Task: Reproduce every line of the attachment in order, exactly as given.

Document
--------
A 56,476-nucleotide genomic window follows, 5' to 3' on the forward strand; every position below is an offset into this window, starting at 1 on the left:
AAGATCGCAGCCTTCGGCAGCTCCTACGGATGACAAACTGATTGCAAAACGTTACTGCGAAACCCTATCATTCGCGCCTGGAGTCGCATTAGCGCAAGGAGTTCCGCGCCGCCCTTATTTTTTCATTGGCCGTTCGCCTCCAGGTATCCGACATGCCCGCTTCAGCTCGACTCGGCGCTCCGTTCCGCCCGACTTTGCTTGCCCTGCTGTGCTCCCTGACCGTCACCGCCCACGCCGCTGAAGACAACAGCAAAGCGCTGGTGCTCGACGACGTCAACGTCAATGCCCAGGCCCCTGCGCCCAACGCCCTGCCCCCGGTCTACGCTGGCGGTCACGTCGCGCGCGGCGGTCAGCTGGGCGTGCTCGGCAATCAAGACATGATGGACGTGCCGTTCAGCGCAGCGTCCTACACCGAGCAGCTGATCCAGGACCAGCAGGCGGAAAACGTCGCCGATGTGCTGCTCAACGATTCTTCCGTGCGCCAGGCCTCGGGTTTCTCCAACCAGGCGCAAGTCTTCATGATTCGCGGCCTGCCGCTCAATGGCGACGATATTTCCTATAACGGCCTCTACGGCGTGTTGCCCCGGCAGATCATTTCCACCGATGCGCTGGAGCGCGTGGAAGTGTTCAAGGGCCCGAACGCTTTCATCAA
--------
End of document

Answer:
A 56,476-nucleotide genomic window follows, 5' to 3' on the forward strand; every position below is an offset into this window, starting at 1 on the left:
AAGATCGCAGCCTTCGGCAGCTCCTACGGATGACAAACTGATTGCAAAACGTTACTGCGAAACCCTATCATTCGCGCCTGGAGTCGCATTAGCGCAAGGAGTTCCGCGCCGCCCTTATTTTTTCATTGGCCGTTCGCCTCCAGGTATCCGACATGCCCGCTTCAGCTCGACTCGGCGCTCCGTTCCGCCCGACTTTGCTTGCCCTGCTGTGCTCCCTGACCGTCACCGCCCACGCCGCTGAAGACAACAGCAAAGCGCTGGTGCTCGACGACGTCAACGTCAATGCCCAGGCCCCTGCGCCCAACGCCCTGCCCCCGGTCTACGCTGGCGGTCACGTCGCGCGCGGCGGTCAGCTGGGCGTGCTCGGCAATCAAGACATGATGGACGTGCCGTTCAGCGCAGCGTCCTACACCGAGCAGCTGATCCAGGACCAGCAGGCGGAAAACGTCGCCGATGTGCTGCTCAACGATTCTTCCGTGCGCCAGGCCTCGGGTTTCTCCAACCAGGCGCAAGTCTTCATGATTCGCGGCCTGCCGCTCAATGGCGACGATATTTCCTATAACGGCCTCTACGGCGTGTTGCCCCGGCAGATCATTTCCACCGATGCGCTGGAGCGCGTGGAAGTGTTCAAGGGCCCGAACGCTTTCATCAA